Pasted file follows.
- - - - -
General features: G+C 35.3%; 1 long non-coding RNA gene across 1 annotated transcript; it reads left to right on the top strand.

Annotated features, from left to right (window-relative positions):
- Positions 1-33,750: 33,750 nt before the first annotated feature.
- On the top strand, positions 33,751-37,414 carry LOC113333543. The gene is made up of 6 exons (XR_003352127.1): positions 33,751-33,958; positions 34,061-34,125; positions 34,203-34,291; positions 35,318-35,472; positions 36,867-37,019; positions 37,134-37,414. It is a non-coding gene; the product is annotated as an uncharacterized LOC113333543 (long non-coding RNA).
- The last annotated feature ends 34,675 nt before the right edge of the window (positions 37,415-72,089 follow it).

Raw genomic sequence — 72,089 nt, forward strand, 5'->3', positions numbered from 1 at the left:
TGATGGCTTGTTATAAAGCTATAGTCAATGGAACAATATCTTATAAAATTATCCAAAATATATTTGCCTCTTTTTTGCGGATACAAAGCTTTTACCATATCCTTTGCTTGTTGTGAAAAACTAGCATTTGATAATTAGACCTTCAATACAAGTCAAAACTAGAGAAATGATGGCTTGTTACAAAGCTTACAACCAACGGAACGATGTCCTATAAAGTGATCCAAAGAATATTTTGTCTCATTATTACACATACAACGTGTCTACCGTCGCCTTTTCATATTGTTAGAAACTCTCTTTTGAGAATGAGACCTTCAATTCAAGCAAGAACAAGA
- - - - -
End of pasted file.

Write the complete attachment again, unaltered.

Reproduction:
General features: G+C 35.3%; 1 long non-coding RNA gene across 1 annotated transcript; it reads left to right on the top strand.

Annotated features, from left to right (window-relative positions):
- Positions 1-33,750: 33,750 nt before the first annotated feature.
- On the top strand, positions 33,751-37,414 carry LOC113333543. The gene is made up of 6 exons (XR_003352127.1): positions 33,751-33,958; positions 34,061-34,125; positions 34,203-34,291; positions 35,318-35,472; positions 36,867-37,019; positions 37,134-37,414. It is a non-coding gene; the product is annotated as an uncharacterized LOC113333543 (long non-coding RNA).
- The last annotated feature ends 34,675 nt before the right edge of the window (positions 37,415-72,089 follow it).

Raw genomic sequence — 72,089 nt, forward strand, 5'->3', positions numbered from 1 at the left:
TGATGGCTTGTTATAAAGCTATAGTCAATGGAACAATATCTTATAAAATTATCCAAAATATATTTGCCTCTTTTTTGCGGATACAAAGCTTTTACCATATCCTTTGCTTGTTGTGAAAAACTAGCATTTGATAATTAGACCTTCAATACAAGTCAAAACTAGAGAAATGATGGCTTGTTACAAAGCTTACAACCAACGGAACGATGTCCTATAAAGTGATCCAAAGAATATTTTGTCTCATTATTACACATACAACGTGTCTACCGTCGCCTTTTCATATTGTTAGAAACTCTCTTTTGAGAATGAGACCTTCAATTCAAGCAAGAACAAGA